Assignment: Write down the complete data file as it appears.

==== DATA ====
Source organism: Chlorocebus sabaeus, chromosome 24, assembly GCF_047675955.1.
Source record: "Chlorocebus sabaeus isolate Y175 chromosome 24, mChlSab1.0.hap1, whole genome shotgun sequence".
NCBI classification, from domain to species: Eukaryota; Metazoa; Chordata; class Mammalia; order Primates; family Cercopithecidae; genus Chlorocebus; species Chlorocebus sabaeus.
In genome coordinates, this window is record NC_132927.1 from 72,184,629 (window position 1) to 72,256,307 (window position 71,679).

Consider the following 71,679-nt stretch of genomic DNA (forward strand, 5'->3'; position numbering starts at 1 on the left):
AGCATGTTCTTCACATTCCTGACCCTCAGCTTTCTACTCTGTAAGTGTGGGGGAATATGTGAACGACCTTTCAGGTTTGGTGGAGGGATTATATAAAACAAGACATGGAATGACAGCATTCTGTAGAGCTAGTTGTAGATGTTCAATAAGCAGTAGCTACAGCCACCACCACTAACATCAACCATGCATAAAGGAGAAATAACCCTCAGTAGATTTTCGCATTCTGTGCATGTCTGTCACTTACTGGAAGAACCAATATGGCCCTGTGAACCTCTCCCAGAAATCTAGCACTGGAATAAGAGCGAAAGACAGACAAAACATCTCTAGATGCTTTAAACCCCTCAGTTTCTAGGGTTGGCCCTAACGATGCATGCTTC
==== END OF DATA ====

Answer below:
Source organism: Chlorocebus sabaeus, chromosome 24, assembly GCF_047675955.1.
Source record: "Chlorocebus sabaeus isolate Y175 chromosome 24, mChlSab1.0.hap1, whole genome shotgun sequence".
NCBI classification, from domain to species: Eukaryota; Metazoa; Chordata; class Mammalia; order Primates; family Cercopithecidae; genus Chlorocebus; species Chlorocebus sabaeus.
In genome coordinates, this window is record NC_132927.1 from 72,184,629 (window position 1) to 72,256,307 (window position 71,679).

Consider the following 71,679-nt stretch of genomic DNA (forward strand, 5'->3'; position numbering starts at 1 on the left):
AGCATGTTCTTCACATTCCTGACCCTCAGCTTTCTACTCTGTAAGTGTGGGGGAATATGTGAACGACCTTTCAGGTTTGGTGGAGGGATTATATAAAACAAGACATGGAATGACAGCATTCTGTAGAGCTAGTTGTAGATGTTCAATAAGCAGTAGCTACAGCCACCACCACTAACATCAACCATGCATAAAGGAGAAATAACCCTCAGTAGATTTTCGCATTCTGTGCATGTCTGTCACTTACTGGAAGAACCAATATGGCCCTGTGAACCTCTCCCAGAAATCTAGCACTGGAATAAGAGCGAAAGACAGACAAAACATCTCTAGATGCTTTAAACCCCTCAGTTTCTAGGGTTGGCCCTAACGATGCATGCTTC